Buzz Aldrin’s Space Program Manager (SPM) Road to the Moon ($9.99), developed by Polar Motion and published by Slitherine, was first released on PC and is now out on iOS. The iPad version had an eventful launch because of a bug that made the tutorial unplayable on iPad Air devices (in a demonstration of its efficiency, Slitherine quickly identified and fixed the issue). The game puts you in the role of the Director of NASA, the Soviet Space Agency (SSA), or the fictitious Global Space Agency (GSA) as you try to launch rockets, satellites, and humans into space — and, in the case of the US and Soviet campaigns, do so before the other side does.
In the spirit of the real space race, you get to risk millions of dollars, or rubles, worth of equipment and the lives of astronauts and cosmonauts in your attempt to be the first nation to take Earth photos from the Moon. Each turn takes one season, and every 16 seasons the government revisits your funding levels. For each mission that succeeds or fails, your “prestige" level increases or decreases, and that level directly influences the amount of money you receive each funding cycle. So, sometimes you’ll have to launch an ill-prepared mission hoping to get your prestige level high enough to get extra funding. This risk-reward system is a clever way by Polar Motion to force you to gamble and also to simulate the political demands actual Space Program Directors had to navigate.
Visually, the game isn’t the prettiest, as some members of the forum have also pointed out, but I find the graphics adequate for a game of this genre. The UI consists mostly of a series of menus, submenus, and submenus of submenus. While the menus are well-organized, they all look a bit too similar. This would be fine if you didn’t have to go through most of those menus and submenus on every single turn, making their sameness painfully apparent. The text can also get tiring as it’s rather small and often hard to read.The music isn’t great either, with one theme for each agency playing on a loop. The good thing is that you can turn the music down in-game and, instead, enjoy your choice of period-appropriate tunes.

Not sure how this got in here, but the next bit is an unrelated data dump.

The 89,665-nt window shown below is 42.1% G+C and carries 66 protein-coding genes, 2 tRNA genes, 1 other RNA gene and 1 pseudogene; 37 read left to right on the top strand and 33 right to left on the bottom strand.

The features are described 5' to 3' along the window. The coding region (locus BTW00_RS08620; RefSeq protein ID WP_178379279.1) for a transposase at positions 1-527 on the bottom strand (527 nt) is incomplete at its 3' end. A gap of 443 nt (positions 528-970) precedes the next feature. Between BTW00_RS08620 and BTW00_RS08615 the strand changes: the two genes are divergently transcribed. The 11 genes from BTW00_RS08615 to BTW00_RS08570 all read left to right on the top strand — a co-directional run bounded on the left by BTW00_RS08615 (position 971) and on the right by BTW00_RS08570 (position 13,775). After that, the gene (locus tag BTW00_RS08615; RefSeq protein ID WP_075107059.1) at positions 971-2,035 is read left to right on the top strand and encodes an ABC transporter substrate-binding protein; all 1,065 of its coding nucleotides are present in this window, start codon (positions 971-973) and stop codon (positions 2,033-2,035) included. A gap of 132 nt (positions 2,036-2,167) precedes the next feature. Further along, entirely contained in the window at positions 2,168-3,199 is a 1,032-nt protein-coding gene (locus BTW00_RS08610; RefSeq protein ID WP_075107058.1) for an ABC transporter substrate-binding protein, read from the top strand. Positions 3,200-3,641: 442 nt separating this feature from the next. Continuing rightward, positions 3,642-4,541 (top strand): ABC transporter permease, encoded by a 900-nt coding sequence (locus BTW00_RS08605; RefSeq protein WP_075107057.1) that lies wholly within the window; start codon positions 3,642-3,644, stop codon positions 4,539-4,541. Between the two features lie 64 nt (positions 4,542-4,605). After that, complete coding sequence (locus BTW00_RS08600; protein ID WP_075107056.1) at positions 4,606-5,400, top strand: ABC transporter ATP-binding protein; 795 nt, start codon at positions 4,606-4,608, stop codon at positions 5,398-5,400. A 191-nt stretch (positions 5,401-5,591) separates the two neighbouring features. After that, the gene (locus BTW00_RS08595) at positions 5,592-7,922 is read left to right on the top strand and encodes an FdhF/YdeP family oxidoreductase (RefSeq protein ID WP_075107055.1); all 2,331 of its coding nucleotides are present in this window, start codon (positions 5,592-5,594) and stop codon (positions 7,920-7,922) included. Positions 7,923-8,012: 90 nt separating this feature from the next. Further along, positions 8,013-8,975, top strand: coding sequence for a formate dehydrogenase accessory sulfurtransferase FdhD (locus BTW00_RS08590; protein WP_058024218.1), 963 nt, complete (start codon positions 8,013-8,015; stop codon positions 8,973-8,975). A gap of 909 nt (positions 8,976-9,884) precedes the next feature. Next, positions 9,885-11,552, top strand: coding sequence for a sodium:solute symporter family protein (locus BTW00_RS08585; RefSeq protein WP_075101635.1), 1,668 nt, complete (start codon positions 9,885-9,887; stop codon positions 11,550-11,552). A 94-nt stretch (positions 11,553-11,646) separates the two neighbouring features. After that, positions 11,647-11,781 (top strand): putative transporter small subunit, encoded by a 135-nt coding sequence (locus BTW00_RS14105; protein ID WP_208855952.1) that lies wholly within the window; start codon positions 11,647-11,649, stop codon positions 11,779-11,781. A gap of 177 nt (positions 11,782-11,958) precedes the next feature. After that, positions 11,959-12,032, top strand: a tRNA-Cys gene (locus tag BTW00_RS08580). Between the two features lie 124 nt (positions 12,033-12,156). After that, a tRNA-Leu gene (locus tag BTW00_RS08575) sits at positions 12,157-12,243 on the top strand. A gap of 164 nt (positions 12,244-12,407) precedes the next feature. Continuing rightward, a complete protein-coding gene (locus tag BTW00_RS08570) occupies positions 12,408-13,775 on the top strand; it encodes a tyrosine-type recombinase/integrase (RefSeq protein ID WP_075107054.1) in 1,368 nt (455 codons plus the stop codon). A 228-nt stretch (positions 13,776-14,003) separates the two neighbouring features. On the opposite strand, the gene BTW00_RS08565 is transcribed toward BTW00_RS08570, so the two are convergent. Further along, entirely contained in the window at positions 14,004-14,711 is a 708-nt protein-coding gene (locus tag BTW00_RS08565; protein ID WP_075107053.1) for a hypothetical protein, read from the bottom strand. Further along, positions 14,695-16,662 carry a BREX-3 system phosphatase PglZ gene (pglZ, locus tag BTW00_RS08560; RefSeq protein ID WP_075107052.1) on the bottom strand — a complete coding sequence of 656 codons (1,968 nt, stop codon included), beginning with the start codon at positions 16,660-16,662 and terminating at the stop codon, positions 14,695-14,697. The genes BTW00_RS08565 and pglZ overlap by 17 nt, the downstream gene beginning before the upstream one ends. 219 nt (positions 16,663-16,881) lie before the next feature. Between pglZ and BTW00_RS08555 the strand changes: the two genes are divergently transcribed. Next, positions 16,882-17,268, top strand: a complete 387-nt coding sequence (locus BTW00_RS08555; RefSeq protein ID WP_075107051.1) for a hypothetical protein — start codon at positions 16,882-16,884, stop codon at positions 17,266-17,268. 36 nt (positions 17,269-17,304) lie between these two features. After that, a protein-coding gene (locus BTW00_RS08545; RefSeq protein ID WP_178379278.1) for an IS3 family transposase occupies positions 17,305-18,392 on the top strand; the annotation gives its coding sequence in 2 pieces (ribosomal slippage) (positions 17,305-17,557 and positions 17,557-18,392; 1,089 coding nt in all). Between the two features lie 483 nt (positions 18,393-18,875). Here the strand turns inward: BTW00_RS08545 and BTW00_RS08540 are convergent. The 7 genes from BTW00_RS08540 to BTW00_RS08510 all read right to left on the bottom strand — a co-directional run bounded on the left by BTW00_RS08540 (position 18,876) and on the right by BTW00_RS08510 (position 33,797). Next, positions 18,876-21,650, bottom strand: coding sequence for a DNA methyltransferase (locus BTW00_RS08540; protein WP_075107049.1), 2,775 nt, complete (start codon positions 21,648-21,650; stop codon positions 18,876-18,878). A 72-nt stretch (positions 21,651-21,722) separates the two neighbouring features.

There’s quite a bit of content in SPM that more than justifies the game’s $9.99 price tag. You can play a campaign as NASA, the SSA, or GSA. If you pick either of the first two, then you are racing for the Moon. The GSA campaign is, instead, a race against bureaucrats as it’s all about meeting short-term goals set by the government. In addition to the campaigns, there’s a sandbox mode for each agency that offers a more open-ended experience. All these modes come in three difficulty settings.
The game starts you off with a lengthy, but quite necessary, tutorial in which Buzz leads you from constructing the first Mission Control Center to launching the X-15, the world’s first operational spaceplane. By the time the X-15 has safely landed back to earth, you’ll have opened various space programs, hired technical personnel to work either in R&D or at your shiny new Mission Control Center, and hired astronauts and cosmonauts willing to risk their lives to see their house from space.